But should you cycle through Africa instead of somewhere else? That one is harder; it's the question I still can't answer. All I can do is present the facts as I saw them and let you decide for yourself whether you'd be better off in Africa, or somewhere else. Are you an extrovert, who loves being around people all the time? If so, you'll probably enjoy Africa a lot more than I did. Do you really love deserts, or are you more of a mountain person like me? How do you feel about being isolated and remote, because if that's what you're looking for then most of Africa is probably not the place for you. What are you looking for? There is so much to consider. If you're reading this, full of excitement at the idea of cycling Africa, then I'd absolutely say you should go for it. If you're deciding between cycling Africa and cycling a different continent, though, all I can suggest is to think hard about what you would hope to get out of the trip. What kind of journey are you looking for?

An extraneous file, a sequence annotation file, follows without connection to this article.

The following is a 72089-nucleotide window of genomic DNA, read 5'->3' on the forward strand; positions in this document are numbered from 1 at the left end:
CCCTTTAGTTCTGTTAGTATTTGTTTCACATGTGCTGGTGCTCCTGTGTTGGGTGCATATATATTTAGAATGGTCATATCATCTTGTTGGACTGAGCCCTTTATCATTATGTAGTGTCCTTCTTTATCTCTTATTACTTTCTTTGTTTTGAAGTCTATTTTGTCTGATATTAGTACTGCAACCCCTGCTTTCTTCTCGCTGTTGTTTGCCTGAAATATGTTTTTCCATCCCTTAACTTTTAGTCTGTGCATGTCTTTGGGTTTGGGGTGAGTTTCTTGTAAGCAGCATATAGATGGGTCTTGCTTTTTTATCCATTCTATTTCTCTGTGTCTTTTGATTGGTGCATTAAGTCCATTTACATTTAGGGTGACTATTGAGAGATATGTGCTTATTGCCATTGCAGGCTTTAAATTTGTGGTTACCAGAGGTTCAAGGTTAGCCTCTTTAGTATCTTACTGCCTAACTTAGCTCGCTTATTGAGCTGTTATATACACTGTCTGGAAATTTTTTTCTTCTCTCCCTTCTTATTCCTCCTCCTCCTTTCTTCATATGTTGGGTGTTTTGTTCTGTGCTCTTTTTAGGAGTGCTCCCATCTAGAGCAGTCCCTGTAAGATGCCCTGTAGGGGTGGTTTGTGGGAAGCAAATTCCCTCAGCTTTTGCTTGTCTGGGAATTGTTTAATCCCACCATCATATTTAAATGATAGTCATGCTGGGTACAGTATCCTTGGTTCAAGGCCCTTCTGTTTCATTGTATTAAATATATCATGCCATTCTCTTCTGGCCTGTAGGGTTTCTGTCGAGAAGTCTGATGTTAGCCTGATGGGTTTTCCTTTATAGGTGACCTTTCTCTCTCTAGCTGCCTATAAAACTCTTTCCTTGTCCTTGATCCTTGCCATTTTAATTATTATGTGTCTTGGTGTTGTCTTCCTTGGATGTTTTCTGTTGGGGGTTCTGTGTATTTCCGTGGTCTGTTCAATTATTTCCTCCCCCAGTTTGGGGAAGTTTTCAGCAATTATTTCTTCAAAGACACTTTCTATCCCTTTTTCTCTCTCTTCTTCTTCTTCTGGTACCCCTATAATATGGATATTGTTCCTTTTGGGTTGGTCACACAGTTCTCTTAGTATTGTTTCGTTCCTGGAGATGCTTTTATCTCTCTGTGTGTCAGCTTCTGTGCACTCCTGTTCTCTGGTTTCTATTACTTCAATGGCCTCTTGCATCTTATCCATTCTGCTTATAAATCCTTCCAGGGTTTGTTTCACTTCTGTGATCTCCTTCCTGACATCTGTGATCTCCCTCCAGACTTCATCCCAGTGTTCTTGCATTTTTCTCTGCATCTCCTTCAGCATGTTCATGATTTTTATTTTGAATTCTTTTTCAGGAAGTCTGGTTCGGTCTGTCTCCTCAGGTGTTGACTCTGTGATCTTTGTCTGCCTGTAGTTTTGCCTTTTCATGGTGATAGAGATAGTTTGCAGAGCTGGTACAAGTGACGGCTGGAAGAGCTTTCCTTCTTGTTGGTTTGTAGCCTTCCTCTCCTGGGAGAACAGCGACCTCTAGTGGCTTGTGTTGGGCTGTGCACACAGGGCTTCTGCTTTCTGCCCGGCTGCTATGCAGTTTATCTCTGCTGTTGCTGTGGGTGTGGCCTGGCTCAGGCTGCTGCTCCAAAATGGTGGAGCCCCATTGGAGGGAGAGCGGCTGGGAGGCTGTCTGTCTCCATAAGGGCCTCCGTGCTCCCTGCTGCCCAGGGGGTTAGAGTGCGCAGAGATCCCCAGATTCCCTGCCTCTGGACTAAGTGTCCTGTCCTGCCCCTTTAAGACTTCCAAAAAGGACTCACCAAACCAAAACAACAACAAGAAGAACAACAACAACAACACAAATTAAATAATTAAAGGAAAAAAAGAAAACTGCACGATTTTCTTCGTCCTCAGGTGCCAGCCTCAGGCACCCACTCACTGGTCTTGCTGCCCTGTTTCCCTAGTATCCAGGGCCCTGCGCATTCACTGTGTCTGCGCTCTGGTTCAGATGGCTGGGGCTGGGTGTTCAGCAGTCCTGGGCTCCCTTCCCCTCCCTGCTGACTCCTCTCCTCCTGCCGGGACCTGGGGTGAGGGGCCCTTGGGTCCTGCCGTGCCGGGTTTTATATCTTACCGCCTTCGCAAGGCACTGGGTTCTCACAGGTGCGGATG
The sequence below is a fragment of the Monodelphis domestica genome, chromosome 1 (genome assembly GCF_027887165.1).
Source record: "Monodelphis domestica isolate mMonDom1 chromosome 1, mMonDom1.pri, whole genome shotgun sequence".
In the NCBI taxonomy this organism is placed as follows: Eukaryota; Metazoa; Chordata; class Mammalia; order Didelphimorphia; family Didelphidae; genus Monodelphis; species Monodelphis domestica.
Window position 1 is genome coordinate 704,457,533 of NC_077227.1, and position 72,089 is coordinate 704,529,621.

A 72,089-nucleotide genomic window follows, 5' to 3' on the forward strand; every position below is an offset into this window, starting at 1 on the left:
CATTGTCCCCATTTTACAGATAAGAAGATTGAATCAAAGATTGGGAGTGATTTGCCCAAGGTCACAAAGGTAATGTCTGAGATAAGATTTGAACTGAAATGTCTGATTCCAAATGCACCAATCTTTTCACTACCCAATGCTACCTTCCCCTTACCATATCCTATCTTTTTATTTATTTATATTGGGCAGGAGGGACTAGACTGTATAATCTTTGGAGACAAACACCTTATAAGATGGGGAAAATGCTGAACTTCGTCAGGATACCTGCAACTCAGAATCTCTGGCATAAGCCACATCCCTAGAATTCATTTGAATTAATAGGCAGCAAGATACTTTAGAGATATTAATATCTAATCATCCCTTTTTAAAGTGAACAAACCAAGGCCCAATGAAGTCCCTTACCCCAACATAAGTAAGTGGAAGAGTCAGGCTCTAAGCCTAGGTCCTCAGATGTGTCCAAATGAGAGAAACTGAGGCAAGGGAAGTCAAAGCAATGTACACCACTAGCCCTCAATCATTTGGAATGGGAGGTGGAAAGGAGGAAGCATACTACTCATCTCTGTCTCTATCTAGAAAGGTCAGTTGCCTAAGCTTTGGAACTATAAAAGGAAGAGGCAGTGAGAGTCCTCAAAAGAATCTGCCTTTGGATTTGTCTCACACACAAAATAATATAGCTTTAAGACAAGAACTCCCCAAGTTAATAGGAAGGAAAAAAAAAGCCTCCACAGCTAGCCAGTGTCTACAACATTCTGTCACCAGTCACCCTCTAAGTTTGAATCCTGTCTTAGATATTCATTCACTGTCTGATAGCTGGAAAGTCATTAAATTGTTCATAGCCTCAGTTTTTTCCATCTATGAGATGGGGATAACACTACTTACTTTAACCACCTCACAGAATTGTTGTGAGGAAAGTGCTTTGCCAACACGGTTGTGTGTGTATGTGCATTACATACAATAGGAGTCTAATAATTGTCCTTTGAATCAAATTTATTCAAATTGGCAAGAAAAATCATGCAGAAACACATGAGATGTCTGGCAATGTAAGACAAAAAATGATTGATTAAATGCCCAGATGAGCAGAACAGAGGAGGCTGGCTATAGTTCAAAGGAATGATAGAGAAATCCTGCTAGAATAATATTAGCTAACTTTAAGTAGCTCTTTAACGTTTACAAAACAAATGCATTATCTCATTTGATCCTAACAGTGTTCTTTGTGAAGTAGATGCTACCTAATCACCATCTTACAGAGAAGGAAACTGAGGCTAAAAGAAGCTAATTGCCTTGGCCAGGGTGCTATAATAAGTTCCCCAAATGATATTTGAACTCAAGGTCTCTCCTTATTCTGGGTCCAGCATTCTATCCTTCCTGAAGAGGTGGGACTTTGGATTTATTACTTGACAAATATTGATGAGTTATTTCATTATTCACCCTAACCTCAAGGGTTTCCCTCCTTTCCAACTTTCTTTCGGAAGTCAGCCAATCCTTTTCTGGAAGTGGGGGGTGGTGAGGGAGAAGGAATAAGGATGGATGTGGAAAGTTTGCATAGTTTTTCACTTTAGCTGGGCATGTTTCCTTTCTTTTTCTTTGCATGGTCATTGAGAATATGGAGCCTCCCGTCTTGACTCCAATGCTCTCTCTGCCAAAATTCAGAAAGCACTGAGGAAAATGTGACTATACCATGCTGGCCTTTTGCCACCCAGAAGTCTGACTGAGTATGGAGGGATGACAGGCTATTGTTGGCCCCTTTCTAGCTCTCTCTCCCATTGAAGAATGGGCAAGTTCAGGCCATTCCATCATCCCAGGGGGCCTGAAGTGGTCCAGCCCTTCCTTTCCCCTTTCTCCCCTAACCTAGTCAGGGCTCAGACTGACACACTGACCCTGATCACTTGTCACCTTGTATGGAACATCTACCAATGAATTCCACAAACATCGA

For me, cycling Africa was not 'fun', generally speaking. I am incredibly glad to have cycled through as I did, as overall it was a fantastic experience. But I would not do it again, at least not in the same way, as a through-route, whereas with every other continent I would (and will) certainly go back and cycle through for a second or even third time. I expected Africa to be an adventure, but in truth, it didn't really feel like one. I was never far from civilisation. Boredom, monotony and a lack of privacy were the biggest challenges I faced.
Since leaving the continent, I have now been bikepacking in South America for the past five months, the last three of which I have spent in Patagonia. The contrast of experiences has driven home to me just how boring I ultimately found much of the journey through Africa. In Patagonia, I feel like every day has been an adventure. I have had exciting new routes to explore, spectacular scenery and a true wilderness to delve into. I have had challenges too, but they have been the kind of challenges I have actually enjoyed rather than just a constant battle with ennui. Patagonia is an exceptional place, true, but there are many exceptional places in the world. And if I'm honest, I think that most people will probably have a better time cycling through some other part of the world than the route I took through Africa. That is, I think, the closest I can come to an answer. The rest has to be up to you.